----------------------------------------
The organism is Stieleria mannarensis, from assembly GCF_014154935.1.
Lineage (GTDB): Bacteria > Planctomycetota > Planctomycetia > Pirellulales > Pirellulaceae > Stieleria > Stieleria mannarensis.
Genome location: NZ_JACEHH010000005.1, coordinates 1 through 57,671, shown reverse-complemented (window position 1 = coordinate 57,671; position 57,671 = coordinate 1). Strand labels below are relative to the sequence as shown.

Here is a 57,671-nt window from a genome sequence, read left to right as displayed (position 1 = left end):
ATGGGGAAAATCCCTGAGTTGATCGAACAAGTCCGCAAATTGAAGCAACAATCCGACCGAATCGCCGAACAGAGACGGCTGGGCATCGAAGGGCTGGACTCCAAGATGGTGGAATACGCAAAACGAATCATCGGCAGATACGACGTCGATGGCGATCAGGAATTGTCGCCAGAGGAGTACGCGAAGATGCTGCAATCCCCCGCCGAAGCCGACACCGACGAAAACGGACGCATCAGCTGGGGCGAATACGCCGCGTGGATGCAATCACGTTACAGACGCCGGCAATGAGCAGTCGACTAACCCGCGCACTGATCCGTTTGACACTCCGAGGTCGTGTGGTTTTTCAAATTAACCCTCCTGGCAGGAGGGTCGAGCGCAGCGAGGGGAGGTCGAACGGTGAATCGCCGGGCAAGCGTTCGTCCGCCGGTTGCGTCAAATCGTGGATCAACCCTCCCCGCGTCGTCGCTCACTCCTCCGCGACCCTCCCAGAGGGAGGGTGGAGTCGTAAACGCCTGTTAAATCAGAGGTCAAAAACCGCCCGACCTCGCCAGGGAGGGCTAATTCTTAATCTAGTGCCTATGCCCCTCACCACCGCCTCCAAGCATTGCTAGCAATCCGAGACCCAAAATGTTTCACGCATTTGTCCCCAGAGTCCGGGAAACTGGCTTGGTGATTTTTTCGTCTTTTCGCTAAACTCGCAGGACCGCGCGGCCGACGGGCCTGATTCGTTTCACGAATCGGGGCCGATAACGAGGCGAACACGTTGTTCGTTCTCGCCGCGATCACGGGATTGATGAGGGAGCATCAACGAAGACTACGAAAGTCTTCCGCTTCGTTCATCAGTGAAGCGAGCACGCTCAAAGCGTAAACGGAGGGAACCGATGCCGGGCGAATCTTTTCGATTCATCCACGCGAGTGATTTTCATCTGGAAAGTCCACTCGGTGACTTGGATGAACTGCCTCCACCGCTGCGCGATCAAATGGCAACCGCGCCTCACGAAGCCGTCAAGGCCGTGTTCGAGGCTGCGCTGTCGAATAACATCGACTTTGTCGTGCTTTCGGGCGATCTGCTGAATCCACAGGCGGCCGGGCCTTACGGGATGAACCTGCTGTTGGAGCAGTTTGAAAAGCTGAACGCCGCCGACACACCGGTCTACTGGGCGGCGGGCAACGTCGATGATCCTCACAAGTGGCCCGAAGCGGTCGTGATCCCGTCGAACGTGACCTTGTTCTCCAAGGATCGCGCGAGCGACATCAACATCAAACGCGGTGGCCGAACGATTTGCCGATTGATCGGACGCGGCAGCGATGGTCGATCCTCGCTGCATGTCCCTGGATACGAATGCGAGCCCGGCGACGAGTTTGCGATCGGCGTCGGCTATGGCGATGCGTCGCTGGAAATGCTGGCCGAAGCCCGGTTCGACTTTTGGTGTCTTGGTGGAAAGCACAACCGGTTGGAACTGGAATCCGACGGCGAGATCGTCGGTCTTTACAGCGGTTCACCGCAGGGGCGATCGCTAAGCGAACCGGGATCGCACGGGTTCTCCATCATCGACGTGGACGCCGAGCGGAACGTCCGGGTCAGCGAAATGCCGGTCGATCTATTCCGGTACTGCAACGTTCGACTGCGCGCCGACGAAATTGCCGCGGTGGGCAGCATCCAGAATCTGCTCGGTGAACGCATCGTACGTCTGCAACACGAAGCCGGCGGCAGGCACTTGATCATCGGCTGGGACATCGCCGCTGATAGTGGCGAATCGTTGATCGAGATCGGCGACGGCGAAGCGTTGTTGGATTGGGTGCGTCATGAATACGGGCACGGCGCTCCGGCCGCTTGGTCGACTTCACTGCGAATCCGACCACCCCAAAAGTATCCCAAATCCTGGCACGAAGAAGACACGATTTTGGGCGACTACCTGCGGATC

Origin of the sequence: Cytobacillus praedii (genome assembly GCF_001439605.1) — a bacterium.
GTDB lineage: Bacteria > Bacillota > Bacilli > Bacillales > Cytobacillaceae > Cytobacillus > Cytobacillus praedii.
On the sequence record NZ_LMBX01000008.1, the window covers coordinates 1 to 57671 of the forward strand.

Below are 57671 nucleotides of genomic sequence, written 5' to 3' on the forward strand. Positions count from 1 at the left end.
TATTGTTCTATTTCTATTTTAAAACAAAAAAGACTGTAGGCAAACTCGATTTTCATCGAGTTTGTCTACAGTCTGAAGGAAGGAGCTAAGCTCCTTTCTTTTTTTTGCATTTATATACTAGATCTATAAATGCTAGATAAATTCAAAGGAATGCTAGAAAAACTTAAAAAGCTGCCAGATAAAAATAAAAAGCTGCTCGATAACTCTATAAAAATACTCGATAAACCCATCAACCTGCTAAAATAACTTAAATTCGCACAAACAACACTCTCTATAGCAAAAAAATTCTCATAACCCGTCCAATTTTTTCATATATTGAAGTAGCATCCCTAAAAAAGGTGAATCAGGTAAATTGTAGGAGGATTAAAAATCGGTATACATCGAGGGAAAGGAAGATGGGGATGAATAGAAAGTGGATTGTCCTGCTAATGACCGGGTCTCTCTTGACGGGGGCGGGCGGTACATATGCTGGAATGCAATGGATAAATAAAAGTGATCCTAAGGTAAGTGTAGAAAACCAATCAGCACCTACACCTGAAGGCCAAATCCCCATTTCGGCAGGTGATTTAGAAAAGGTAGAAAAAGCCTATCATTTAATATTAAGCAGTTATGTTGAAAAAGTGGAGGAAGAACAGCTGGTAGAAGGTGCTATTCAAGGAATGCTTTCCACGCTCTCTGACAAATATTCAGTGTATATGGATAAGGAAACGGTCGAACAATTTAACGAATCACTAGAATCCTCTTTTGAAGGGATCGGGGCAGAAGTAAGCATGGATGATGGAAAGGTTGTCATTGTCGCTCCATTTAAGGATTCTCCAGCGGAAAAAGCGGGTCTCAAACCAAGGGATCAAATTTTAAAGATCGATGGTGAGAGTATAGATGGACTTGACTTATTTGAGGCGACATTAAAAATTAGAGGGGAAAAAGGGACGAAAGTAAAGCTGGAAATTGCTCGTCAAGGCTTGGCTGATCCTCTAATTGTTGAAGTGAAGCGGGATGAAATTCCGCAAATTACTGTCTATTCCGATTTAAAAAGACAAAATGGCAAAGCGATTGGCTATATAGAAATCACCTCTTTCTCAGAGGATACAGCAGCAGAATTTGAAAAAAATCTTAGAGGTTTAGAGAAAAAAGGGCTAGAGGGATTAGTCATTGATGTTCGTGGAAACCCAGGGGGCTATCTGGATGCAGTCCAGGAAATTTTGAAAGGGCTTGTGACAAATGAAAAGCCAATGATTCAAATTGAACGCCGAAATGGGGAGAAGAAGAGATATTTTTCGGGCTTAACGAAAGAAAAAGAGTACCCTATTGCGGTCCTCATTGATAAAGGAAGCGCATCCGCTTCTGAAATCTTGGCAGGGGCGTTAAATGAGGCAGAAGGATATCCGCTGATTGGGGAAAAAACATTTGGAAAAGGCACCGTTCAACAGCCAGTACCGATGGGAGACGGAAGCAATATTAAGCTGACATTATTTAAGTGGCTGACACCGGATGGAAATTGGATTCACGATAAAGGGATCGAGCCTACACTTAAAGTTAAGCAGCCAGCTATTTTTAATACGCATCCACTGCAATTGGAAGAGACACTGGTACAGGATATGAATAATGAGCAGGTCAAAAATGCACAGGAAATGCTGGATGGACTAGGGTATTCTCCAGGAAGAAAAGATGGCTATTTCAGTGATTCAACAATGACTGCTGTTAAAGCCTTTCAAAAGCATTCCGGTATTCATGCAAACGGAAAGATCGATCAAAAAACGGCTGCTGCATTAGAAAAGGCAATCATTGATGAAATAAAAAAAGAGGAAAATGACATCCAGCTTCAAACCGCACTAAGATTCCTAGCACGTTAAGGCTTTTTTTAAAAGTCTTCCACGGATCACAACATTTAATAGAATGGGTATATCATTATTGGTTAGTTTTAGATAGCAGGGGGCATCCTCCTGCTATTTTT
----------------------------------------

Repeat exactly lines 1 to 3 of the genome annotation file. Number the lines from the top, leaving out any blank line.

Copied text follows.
The organism is Stieleria mannarensis, from assembly GCF_014154935.1.
Lineage (GTDB): Bacteria > Planctomycetota > Planctomycetia > Pirellulales > Pirellulaceae > Stieleria > Stieleria mannarensis.
Genome location: NZ_JACEHH010000005.1, coordinates 1 through 57,671, shown reverse-complemented (window position 1 = coordinate 57,671; position 57,671 = coordinate 1). Strand labels below are relative to the sequence as shown.